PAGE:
For the past 21 years, the first complete week in March has been known as National Consumer Protection Week.
For us at the Better Business Bureau, those efforts are full-time, all year round. We share important tips and information about dealing with identity theft, imposter scams, debt collection, student loan repayment scams and a myriad of other topics. It almost seems as if every email, text, or telephone call is a potential scam.
Here are some tips we’ve covered in these articles over the past years, plus a couple others we recognize as growing problems:
• Scams involving the elderly remain an issue. Social Security scams come in several forms, most recently one where a caller alleges the seniors’ Social Security account was at risk because of illegal activity, been compromised or suspected of fraudulent use, and their account will be suspended, canceled or revoked! Social Security doesn’t make threatening phone calls stating your account or benefits will be terminated. Now will it demand immediate action or payment. Do not verify your Social Security number to a caller. Simply hang up or contact Social Security directly to verify the phone call.
In a different, but still sinister, Medicare card scam, a caller or email states you must verify your new Medicare card and asks for the new number. New Medicare cards have been issued, but Medicare sent them out and knows the number so verification is not needed! Don’t give it out!
• Bogus veterans organizations scams have cropped up over the past few years. Shady organizations use names similar to legitimate veterans’ groups, placing illegal robocalls pretending to be a real veterans’ charity. Be wary of any such phone call. Ask the fundraising organization for basic information, and be suspicious if they can’t give it to you. Don’t be rushed into giving a donation. Legitimate fundraising organizations don’t pressure you to make an immediate donation. You can always postpone your donation and investigate that organization.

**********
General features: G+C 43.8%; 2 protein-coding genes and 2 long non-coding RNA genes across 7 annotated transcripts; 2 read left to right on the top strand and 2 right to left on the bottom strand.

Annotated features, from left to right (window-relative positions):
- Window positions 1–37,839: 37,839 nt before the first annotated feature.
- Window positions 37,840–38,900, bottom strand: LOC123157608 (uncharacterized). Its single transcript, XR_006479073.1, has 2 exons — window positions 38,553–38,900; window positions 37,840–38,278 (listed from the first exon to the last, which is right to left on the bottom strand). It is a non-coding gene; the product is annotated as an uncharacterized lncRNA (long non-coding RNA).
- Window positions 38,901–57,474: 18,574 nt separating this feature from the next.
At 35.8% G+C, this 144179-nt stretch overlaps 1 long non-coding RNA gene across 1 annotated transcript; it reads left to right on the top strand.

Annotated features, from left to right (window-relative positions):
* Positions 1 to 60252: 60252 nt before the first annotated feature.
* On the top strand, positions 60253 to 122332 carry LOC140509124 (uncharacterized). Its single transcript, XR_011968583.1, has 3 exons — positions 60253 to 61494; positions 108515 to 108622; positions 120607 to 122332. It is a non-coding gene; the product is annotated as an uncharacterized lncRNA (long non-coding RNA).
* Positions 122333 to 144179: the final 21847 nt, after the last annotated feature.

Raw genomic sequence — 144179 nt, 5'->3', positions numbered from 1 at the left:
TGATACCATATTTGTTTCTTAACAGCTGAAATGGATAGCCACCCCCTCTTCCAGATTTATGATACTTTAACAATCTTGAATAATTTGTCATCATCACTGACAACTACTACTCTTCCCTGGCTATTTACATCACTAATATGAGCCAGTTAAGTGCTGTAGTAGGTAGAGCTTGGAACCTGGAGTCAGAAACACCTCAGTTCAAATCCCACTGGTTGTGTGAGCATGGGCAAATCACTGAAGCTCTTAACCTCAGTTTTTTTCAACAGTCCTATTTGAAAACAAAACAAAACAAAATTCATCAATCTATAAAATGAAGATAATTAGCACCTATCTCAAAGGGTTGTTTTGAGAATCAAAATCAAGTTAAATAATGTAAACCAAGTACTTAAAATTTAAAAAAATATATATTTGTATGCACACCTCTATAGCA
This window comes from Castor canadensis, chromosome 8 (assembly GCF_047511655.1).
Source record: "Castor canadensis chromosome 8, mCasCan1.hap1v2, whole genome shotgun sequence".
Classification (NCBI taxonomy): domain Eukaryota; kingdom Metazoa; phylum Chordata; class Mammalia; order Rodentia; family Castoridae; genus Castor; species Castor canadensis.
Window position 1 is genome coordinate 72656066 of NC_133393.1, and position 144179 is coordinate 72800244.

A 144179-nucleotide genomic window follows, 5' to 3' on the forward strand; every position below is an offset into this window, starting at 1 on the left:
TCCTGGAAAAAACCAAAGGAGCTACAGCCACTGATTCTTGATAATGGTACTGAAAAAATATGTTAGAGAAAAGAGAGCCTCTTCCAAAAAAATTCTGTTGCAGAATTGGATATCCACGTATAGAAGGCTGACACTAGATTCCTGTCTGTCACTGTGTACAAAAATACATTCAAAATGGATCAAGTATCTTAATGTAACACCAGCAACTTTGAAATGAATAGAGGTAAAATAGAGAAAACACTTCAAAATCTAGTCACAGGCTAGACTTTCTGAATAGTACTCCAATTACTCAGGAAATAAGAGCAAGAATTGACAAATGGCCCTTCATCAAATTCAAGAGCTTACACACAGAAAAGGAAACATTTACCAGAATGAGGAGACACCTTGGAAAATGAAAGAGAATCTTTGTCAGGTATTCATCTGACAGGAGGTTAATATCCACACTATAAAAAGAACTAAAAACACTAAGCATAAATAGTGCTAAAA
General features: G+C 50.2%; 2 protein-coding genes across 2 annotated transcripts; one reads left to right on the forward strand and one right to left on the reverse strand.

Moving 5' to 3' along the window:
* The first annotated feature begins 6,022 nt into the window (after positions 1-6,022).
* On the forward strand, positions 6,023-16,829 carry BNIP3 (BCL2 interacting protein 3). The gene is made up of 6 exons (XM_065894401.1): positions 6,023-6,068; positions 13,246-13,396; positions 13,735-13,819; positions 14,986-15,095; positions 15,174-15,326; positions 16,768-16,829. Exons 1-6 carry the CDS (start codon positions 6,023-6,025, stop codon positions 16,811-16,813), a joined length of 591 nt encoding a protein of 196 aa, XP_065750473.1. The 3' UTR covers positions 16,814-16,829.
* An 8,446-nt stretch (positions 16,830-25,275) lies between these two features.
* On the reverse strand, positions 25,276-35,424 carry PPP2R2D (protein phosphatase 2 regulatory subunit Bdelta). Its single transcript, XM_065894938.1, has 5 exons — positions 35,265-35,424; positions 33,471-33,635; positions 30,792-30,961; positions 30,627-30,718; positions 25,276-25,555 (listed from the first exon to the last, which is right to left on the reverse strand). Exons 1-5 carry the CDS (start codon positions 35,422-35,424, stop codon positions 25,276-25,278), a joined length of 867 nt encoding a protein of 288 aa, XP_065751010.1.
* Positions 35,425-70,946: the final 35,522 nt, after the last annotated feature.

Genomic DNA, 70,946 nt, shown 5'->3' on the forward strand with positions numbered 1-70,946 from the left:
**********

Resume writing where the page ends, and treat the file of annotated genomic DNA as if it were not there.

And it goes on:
• With the recent explosion of online retail package deliveries comes a term for thieves stealing those packages, porch pirates. The bane of online retailers, they often follow UPS, FedEx and USPS mail deliverers, swiping boxes right off porches.
Here are simple steps to protect your packages from Porch Pirates: First, you can request a signature for package deliveries. Second, rent a mailbox at UPS or other shipping companies that is specifically for packages. Third, pick up the package at a different drop-off address where a trusted relative or friend can receive it for you.
• Identity theft is also something with huge negative consequences.
Tips to keep your identity safe include: Shred any important documents containing personal information. Mail checks from the post office, FedEx or UPS to prevent fraudsters obtaining your bank account and other personal information. Never give important personal data over the telephone or through emails to someone you’re not absolutely sure is legitimate. Don’t click on pop-up boxes when surfing the Internet.
• Spoofing is a tactic scammers use that employs technology to hide their identities. They hijack caller ID’s of legitimate organizations such as law enforcement and banks. Email con artists are even posing as your church’s pastor to get you to send them iTunes gift cards. This spoofing email scam often use others you trust such as bankers and relatives. If you’re suspicious, simply call the person to verify the call was genuine. Don’t attempt to call back the number or reply to any email.
Last year 3 million American consumers reported to the FTC that they were hoodwinked by con artists. That meant $1.48 billion in losses (or an average of $375 per consumer) were racked up. It’s likely you know someone who has been victimized. Don’t become a victim. Be a wise consumer — educated, aware and vigilant.
Cheryl Parson is president of the Better Business bureau serving West Central Ohio. The BBB may be found on the Internet at www.lima.bbb.org.